Last year the Australian Government announced a review of the National Disability Insurance Scheme (NDIS). The review aims to improve the experience of participants and ensure that the NDIS is sustainable. The final report is due to be released in October this year.
In June 2023, the Independent Review into the NDIS released an Interim Report.
The report is called “What we have heard”, and is set out in 2 parts. Part A outlines 5 key challenges for the scheme. Part B of the report lists 10 priority areas for improvement.
Below is a summary of the two parts, as well as questions that people with experience of the scheme are encouraged to provide feedback on.
Part A: 5 Key Challenges
Summary of Challenge
Questions for Feedback
Why is the NDIS an oasis in a desert?
The report has identified that community supports for people with disability haven’t been delivered. This is impacting the cost of NDIS, and means that people who are not in the NDIS are missing out on the support that they need.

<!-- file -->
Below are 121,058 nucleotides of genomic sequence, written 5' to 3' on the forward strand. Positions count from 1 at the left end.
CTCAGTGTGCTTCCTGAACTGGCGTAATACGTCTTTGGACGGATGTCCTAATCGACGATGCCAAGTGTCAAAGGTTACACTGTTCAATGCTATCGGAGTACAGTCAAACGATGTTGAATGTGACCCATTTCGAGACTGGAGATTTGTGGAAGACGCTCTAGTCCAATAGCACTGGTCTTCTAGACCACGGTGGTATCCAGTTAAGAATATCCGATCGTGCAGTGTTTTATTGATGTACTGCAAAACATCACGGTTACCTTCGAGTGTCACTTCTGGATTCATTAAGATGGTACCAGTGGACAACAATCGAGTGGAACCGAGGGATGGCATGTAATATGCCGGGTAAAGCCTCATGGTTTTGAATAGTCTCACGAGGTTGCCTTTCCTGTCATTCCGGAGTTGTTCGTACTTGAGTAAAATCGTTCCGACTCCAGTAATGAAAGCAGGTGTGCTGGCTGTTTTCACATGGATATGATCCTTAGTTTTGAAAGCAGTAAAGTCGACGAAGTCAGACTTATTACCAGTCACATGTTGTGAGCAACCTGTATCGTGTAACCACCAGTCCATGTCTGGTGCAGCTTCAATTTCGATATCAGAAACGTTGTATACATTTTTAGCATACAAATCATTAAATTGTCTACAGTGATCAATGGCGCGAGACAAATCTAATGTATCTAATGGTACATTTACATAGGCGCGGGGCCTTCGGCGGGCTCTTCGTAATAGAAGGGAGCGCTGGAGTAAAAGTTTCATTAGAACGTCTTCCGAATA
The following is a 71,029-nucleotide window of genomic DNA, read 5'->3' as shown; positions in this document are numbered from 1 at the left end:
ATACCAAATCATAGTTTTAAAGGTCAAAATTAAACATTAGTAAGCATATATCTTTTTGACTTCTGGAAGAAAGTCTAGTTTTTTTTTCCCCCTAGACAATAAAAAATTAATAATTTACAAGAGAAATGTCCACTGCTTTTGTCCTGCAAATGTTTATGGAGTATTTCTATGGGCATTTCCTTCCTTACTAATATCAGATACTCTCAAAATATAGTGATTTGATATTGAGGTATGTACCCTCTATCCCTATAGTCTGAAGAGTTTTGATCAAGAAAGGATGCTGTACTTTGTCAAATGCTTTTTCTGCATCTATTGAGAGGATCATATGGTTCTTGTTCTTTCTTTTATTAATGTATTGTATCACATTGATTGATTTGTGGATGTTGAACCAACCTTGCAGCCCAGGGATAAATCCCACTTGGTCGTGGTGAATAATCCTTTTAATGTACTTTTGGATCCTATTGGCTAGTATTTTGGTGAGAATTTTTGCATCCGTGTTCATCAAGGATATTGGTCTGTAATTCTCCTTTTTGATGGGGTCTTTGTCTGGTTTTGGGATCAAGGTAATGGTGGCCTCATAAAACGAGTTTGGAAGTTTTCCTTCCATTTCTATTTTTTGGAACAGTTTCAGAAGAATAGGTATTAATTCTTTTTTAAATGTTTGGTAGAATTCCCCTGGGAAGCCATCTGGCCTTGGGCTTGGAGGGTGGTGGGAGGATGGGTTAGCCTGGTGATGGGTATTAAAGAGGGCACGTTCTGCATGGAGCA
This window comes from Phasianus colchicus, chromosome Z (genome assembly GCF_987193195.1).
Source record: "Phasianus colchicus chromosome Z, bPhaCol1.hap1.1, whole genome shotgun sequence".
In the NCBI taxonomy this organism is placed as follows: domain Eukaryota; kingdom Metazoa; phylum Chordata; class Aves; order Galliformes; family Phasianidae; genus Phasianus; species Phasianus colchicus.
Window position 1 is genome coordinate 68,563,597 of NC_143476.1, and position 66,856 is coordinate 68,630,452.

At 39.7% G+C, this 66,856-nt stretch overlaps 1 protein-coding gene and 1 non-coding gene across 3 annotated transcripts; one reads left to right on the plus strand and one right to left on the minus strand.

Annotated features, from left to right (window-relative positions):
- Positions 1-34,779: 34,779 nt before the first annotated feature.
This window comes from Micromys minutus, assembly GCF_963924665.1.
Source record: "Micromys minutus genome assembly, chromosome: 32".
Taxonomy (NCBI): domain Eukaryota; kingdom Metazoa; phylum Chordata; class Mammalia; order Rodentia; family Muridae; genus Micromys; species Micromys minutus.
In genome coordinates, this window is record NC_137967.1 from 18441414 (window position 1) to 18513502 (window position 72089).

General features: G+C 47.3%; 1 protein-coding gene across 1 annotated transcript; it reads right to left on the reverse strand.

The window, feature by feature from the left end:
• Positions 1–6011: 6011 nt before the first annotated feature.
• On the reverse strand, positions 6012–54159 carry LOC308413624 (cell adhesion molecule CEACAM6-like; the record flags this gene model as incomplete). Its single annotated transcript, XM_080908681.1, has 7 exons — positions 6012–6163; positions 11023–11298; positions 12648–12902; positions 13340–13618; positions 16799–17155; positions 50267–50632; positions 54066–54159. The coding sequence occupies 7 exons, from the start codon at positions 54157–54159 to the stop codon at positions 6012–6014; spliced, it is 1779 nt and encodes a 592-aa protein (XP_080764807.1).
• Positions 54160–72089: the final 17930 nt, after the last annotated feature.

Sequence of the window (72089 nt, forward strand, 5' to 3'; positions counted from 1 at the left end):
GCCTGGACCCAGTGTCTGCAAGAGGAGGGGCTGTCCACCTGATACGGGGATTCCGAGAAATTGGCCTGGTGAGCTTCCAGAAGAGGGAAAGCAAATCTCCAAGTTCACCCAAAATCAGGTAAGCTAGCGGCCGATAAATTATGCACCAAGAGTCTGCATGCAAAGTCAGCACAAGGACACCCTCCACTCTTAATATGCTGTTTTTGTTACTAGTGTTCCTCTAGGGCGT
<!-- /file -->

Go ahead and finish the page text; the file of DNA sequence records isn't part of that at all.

What are the best ways to overcome this failing? What supports from governments, business and the community are missing? Does the original vision need to be rethought because people with disability do not neatly fit into silos or ‘tiers’?
What does reasonable and necessary mean?
What is ‘reasonable and necessary’ hasn’t been well defined, according to the report. This is resulting in poor planning experiences and inconsistent decisions about funding.
What is the best way to clarify and put into practice reasonable and necessary so that outcomes are clear for participants and everyone knows what to expect from the scheme. What frameworks or processes could help make this fundamental change?
Why are there many more children in the NDIS than expected?
More young children are entering system than expected. The report suggests that this is due to higher rates of disability among children being identified, as well as a lack of supports outside the NDIS.
How do you think support for all children with disability should be structured (not just those in the NDIS)? What is the best way to support children with disability and families?
Why aren’t NDIS markets working?
According to the report, markets in the NDIS have not worked as originally imagined. The result of this is participants not having choice and control over their supports, particularly in remote areas.